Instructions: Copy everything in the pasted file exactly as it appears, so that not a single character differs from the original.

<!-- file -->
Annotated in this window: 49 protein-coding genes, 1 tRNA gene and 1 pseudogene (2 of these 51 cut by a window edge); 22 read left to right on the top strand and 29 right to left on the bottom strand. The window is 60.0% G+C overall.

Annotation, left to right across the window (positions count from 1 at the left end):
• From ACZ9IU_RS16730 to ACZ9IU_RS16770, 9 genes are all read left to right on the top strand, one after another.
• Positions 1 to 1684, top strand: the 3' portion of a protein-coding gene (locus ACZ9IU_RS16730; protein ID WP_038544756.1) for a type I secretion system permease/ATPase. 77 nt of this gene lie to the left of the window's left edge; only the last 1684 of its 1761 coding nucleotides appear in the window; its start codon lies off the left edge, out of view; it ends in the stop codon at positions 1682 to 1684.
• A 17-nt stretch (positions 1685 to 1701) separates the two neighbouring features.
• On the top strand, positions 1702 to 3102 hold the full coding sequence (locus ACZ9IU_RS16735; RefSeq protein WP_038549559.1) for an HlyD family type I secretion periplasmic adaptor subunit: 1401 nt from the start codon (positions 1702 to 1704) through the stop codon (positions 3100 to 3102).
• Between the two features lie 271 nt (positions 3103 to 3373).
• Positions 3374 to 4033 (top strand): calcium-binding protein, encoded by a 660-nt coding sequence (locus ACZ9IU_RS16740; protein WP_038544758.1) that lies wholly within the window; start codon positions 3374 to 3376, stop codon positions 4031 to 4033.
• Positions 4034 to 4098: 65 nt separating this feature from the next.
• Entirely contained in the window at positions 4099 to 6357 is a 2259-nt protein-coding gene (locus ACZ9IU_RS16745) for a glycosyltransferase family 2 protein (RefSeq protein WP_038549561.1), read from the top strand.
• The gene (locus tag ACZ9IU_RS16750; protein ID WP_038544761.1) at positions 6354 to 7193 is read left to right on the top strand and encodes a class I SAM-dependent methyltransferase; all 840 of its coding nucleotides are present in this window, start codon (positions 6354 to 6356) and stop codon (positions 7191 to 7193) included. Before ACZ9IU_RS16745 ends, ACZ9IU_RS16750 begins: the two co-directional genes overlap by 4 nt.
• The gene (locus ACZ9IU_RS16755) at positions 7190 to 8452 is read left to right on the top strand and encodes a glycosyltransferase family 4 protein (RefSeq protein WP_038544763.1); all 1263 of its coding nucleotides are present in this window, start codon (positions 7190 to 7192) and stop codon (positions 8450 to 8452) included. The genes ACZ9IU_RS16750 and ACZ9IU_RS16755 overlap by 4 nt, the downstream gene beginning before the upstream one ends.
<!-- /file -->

Annotated in this window: 49 protein-coding genes, 1 tRNA gene and 1 pseudogene (2 of these 51 cut by a window edge); 22 read left to right on the top strand and 29 right to left on the bottom strand. The window is 60.0% G+C overall.

Annotation, left to right across the window (positions count from 1 at the left end):
• From ACZ9IU_RS16730 to ACZ9IU_RS16770, 9 genes are all read left to right on the top strand, one after another.
• Positions 1 to 1684, top strand: the 3' portion of a protein-coding gene (locus ACZ9IU_RS16730; protein ID WP_038544756.1) for a type I secretion system permease/ATPase. 77 nt of this gene lie to the left of the window's left edge; only the last 1684 of its 1761 coding nucleotides appear in the window; its start codon lies off the left edge, out of view; it ends in the stop codon at positions 1682 to 1684.
• A 17-nt stretch (positions 1685 to 1701) separates the two neighbouring features.
• On the top strand, positions 1702 to 3102 hold the full coding sequence (locus ACZ9IU_RS16735; RefSeq protein WP_038549559.1) for an HlyD family type I secretion periplasmic adaptor subunit: 1401 nt from the start codon (positions 1702 to 1704) through the stop codon (positions 3100 to 3102).
• Between the two features lie 271 nt (positions 3103 to 3373).
• Positions 3374 to 4033 (top strand): calcium-binding protein, encoded by a 660-nt coding sequence (locus ACZ9IU_RS16740; protein WP_038544758.1) that lies wholly within the window; start codon positions 3374 to 3376, stop codon positions 4031 to 4033.
• Positions 4034 to 4098: 65 nt separating this feature from the next.
• Entirely contained in the window at positions 4099 to 6357 is a 2259-nt protein-coding gene (locus ACZ9IU_RS16745) for a glycosyltransferase family 2 protein (RefSeq protein WP_038549561.1), read from the top strand.
• The gene (locus tag ACZ9IU_RS16750; protein ID WP_038544761.1) at positions 6354 to 7193 is read left to right on the top strand and encodes a class I SAM-dependent methyltransferase; all 840 of its coding nucleotides are present in this window, start codon (positions 6354 to 6356) and stop codon (positions 7191 to 7193) included. Before ACZ9IU_RS16745 ends, ACZ9IU_RS16750 begins: the two co-directional genes overlap by 4 nt.
• The gene (locus ACZ9IU_RS16755) at positions 7190 to 8452 is read left to right on the top strand and encodes a glycosyltransferase family 4 protein (RefSeq protein WP_038544763.1); all 1263 of its coding nucleotides are present in this window, start codon (positions 7190 to 7192) and stop codon (positions 8450 to 8452) included. The genes ACZ9IU_RS16750 and ACZ9IU_RS16755 overlap by 4 nt, the downstream gene beginning before the upstream one ends.